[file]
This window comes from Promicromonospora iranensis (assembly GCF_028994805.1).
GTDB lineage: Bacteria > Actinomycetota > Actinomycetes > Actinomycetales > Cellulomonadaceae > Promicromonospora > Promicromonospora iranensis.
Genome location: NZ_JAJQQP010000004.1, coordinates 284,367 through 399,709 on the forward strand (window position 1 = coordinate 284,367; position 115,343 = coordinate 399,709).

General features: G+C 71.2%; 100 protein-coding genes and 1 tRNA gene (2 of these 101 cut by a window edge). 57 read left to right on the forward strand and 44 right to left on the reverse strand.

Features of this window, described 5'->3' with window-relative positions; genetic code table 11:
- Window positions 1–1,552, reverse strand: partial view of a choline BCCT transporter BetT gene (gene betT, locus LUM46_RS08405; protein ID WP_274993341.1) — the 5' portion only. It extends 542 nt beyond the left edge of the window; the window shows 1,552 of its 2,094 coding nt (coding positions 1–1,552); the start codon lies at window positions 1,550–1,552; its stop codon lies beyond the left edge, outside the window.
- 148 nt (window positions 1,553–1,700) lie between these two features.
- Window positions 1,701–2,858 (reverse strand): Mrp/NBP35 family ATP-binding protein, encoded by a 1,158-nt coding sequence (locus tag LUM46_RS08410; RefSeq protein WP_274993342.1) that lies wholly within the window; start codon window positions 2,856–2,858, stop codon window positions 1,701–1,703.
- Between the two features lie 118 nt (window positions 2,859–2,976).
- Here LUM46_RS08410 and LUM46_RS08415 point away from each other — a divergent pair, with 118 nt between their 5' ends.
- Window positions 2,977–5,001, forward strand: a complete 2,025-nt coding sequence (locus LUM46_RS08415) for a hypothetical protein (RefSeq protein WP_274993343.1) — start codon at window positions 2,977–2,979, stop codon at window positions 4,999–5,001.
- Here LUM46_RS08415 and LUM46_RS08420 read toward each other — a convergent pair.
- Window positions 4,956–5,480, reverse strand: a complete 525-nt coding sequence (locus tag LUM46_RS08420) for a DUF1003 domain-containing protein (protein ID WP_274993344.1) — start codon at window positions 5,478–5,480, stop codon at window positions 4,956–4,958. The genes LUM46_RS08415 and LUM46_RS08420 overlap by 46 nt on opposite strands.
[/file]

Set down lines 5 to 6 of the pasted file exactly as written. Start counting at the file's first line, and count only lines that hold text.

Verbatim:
Features of this window, described 5'->3' with window-relative positions; genetic code table 11:
- Window positions 1–1,552, reverse strand: partial view of a choline BCCT transporter BetT gene (gene betT, locus LUM46_RS08405; protein ID WP_274993341.1) — the 5' portion only. It extends 542 nt beyond the left edge of the window; the window shows 1,552 of its 2,094 coding nt (coding positions 1–1,552); the start codon lies at window positions 1,550–1,552; its stop codon lies beyond the left edge, outside the window.